I'm thinking more about so many people trying to rise out of poverty and trying to overcome all the setbacks they have endured in recent years. I worked in a school with a lot of poor to lower middle class hard-working people, and the devastation to families was so hard to see. I kept looking at my kiddos faces and wondering what chance in the world did they have to rise above their poverty. I think that's what drove me so hard as a teacher.

      Our former priest always was saying, "Live simply, so others can simply live." There is a world of truth in that.

      I hope that you are off to a great start for your week!

  5. Without a doubt, one of the greatest plays of the 20th century. One of my favourite Willy Loman performances was Dustin Hoffman in the made-for-TV movie version done maybe 20 years ago. It's a heartbreaker of a play alright.

    1. Hi Debra! I'll have to see if I can track down that made-for-TV movie. I think Dustin Hoffman is an amazing actor! I have never been able to forget this play! Have a great week!

  6. An absolute classic! How wonderful that you got tickets to this show. It's a very profound story. I studied this play in high school...many, many moons ago :)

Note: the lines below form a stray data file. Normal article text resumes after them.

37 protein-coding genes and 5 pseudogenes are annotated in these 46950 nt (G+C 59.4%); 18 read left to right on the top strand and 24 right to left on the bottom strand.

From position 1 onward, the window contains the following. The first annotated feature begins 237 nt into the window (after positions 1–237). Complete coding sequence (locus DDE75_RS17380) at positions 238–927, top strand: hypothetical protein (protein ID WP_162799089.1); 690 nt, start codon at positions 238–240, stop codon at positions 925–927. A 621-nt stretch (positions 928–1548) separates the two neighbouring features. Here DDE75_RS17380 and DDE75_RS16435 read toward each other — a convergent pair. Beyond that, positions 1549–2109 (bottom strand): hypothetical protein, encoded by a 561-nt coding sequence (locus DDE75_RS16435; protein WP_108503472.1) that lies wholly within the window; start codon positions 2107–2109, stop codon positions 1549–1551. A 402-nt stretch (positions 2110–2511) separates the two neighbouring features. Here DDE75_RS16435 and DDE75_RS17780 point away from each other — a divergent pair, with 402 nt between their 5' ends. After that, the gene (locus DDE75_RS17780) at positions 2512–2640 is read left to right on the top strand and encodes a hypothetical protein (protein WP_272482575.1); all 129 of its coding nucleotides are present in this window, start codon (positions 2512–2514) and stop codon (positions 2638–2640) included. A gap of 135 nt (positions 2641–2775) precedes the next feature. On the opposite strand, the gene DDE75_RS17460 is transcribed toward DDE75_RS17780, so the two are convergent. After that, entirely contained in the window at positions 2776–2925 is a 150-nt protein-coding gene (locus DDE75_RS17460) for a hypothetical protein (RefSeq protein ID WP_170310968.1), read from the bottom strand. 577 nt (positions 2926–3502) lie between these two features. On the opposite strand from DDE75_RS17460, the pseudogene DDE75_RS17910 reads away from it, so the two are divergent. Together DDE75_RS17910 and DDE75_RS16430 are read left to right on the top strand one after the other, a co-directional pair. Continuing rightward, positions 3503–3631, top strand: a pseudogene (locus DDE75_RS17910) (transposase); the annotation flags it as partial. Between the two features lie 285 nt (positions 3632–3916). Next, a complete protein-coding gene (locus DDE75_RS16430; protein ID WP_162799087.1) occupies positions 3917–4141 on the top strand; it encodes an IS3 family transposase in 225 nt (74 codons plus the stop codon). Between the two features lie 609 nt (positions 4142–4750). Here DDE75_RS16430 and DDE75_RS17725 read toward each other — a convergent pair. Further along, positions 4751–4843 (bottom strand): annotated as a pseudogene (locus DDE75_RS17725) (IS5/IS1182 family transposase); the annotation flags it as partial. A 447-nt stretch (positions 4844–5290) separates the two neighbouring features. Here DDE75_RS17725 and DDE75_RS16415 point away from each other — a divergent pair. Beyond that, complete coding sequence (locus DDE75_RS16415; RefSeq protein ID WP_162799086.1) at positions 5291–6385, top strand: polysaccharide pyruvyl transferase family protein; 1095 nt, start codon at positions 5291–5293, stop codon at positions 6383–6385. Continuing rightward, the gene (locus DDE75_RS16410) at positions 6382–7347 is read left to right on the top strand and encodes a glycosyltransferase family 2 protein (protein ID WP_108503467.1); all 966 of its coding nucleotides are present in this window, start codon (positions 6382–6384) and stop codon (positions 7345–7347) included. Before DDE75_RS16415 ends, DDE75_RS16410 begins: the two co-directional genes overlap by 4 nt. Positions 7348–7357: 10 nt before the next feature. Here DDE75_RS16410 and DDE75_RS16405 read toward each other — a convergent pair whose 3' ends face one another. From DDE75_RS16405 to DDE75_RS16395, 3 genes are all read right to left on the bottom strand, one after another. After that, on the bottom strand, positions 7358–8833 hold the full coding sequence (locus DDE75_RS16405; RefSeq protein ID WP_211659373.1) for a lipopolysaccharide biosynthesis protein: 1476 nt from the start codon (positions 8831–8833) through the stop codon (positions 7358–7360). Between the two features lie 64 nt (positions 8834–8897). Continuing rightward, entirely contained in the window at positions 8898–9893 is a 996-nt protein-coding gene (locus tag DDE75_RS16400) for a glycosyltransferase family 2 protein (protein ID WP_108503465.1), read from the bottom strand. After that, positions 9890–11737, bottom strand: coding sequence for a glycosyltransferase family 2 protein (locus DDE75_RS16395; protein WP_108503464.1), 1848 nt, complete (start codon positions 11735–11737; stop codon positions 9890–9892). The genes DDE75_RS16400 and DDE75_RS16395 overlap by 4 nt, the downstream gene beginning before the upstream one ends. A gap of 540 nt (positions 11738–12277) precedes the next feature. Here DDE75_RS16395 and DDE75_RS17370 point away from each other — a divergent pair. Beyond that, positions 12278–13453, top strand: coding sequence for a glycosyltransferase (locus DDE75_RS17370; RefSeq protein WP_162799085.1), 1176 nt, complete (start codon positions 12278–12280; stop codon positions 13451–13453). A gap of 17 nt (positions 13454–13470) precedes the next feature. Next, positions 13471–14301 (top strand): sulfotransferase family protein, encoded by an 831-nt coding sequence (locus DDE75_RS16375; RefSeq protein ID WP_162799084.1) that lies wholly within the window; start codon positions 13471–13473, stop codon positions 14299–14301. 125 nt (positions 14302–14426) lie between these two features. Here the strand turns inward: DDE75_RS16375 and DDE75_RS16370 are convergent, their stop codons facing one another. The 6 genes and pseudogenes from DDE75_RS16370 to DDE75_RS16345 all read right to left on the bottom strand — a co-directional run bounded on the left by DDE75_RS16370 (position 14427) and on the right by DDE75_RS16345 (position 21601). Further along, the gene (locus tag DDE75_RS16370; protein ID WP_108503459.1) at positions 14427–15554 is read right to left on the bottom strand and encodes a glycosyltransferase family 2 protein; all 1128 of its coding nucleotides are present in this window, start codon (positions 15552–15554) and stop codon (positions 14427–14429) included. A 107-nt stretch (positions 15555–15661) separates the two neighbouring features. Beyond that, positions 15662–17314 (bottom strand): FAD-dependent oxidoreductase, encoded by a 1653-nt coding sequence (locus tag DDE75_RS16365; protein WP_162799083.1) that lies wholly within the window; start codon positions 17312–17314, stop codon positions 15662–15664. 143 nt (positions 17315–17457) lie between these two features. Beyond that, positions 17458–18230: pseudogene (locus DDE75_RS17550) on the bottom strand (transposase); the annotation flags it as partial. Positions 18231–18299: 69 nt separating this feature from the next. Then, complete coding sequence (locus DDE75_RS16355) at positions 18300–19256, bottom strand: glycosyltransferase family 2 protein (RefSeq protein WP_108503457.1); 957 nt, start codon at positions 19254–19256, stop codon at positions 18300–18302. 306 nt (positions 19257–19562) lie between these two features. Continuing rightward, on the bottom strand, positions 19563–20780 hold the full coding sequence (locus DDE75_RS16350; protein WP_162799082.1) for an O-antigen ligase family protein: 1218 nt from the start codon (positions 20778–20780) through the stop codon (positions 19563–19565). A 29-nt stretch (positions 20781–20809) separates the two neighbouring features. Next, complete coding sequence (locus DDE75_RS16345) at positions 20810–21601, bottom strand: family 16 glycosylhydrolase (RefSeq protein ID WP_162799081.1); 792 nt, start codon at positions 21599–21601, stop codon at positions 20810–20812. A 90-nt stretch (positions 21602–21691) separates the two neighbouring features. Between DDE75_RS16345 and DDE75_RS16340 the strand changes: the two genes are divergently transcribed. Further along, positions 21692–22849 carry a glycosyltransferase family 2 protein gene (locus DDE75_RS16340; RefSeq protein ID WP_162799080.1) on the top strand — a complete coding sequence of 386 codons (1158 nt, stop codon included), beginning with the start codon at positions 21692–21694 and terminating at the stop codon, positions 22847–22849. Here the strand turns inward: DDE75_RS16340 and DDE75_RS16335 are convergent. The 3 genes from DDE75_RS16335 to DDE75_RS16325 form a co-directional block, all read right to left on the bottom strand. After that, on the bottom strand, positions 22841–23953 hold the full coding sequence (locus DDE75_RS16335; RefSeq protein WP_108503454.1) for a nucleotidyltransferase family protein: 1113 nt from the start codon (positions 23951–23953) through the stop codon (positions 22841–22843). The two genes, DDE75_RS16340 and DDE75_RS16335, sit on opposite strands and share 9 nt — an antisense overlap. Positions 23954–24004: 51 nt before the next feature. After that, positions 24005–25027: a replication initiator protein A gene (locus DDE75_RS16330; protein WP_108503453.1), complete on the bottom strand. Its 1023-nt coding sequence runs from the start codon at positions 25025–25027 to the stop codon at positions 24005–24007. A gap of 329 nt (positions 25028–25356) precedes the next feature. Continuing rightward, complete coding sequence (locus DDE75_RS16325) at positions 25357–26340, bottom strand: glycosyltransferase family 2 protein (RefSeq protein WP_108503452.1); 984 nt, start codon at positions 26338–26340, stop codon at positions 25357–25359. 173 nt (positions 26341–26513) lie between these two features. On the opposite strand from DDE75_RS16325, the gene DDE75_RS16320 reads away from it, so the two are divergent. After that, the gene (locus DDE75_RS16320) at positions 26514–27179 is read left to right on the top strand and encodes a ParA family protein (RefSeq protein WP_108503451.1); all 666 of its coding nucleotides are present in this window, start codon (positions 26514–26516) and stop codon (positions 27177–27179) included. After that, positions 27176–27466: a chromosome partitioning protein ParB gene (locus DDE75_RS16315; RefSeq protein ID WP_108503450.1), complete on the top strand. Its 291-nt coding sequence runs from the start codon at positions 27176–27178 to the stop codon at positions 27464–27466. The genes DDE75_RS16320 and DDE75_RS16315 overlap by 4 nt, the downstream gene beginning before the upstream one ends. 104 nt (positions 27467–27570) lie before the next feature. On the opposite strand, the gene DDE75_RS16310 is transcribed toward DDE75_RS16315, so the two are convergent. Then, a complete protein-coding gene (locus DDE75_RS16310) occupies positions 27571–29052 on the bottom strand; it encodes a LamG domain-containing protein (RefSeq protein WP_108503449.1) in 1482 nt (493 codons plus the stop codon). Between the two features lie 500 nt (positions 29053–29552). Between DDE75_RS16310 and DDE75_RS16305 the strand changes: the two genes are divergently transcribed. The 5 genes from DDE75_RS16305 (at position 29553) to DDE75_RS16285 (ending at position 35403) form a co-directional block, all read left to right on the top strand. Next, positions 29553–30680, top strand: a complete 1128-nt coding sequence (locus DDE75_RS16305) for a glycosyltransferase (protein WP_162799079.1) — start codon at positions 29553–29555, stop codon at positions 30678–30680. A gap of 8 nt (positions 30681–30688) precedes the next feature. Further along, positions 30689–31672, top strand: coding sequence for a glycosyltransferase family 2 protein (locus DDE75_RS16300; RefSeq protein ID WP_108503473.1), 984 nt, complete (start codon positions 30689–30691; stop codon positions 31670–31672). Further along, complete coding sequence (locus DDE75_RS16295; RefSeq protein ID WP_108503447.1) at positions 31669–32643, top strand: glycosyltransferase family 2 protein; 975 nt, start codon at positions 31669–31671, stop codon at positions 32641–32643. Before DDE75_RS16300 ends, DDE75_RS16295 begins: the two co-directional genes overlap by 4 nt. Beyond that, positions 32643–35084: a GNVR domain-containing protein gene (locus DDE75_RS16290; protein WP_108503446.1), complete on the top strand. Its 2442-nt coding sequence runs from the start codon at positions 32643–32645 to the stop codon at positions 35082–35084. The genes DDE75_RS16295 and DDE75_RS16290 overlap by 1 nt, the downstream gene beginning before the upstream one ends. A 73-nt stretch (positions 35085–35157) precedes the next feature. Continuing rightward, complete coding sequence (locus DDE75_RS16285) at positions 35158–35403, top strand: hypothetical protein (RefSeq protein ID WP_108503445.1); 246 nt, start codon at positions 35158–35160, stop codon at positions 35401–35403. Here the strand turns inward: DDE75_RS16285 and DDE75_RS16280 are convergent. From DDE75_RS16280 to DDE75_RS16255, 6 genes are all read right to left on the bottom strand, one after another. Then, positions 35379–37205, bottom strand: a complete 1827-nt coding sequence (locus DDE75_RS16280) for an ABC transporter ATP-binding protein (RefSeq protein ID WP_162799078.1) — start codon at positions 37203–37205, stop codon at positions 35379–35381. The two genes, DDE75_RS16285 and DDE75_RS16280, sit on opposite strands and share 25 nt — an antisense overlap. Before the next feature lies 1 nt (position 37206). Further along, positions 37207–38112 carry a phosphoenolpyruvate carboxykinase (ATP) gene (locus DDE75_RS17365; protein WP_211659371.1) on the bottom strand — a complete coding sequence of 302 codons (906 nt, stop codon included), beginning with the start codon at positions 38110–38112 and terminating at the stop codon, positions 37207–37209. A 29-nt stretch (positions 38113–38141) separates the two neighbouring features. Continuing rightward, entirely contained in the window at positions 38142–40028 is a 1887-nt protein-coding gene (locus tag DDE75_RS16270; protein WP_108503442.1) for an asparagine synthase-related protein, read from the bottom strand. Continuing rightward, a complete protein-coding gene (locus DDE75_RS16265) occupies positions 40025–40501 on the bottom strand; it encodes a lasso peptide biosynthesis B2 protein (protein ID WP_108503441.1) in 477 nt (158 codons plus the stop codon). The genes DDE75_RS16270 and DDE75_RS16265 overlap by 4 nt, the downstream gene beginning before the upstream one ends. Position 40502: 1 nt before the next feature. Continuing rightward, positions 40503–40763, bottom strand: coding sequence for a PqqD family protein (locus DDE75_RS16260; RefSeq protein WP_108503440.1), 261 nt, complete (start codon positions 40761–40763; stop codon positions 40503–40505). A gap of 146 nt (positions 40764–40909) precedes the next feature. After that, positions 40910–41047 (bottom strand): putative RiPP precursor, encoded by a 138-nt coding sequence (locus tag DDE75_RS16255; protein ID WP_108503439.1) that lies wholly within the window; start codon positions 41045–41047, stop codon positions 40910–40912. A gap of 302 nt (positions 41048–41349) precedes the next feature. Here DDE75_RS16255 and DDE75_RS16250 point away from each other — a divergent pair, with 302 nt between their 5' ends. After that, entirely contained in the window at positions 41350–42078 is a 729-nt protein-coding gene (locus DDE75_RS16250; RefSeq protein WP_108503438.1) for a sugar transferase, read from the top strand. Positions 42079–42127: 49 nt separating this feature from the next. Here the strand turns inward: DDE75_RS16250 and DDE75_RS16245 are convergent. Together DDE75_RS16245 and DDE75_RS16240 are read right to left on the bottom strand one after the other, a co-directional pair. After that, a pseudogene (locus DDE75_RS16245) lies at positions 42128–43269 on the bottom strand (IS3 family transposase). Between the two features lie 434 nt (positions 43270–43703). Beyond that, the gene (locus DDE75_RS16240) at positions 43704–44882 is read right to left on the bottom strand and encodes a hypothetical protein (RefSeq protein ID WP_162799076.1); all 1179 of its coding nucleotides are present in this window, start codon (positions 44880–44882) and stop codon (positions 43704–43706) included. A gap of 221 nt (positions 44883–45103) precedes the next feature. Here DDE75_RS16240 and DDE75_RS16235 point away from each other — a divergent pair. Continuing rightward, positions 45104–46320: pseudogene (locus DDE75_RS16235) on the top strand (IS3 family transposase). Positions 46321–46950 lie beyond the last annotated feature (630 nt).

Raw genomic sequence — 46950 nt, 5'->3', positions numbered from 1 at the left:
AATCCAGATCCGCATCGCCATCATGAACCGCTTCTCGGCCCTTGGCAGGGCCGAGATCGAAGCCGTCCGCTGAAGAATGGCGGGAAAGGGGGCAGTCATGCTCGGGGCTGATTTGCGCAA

Times are tough all around. I'm not sure what's in store for the next generation.

    1. Hi Martha! I was delighted to get the tickets. And I was thrilled to see Terry almost spellbound with the production. I do worry about the next generation, but they are also our hope ~ and I've met so many amazing young people. I try to focus on what I can have an impact on. But I find myself yelling at the TV a lot ~ especially as I observe the shenanigans going on in Washington today, and I think about all the regular people who are going to be hurt by the political battles. Arrggghhhh! You take care!!!!!

  7. I LOVE theater in the round. In fact, speaking of which, it's my birthday this weekend and I haven't been to a show in a long time. That's what I should ask for. Thanks!

    1. Hey Crystal! Theatre is the best! There is nothing like live theatre. Go to a show, and have a wonderful birthday!

  8. Nice and Great Post!

  9. I wish if i see this theater could be glad for me. Nice at all. academic writing service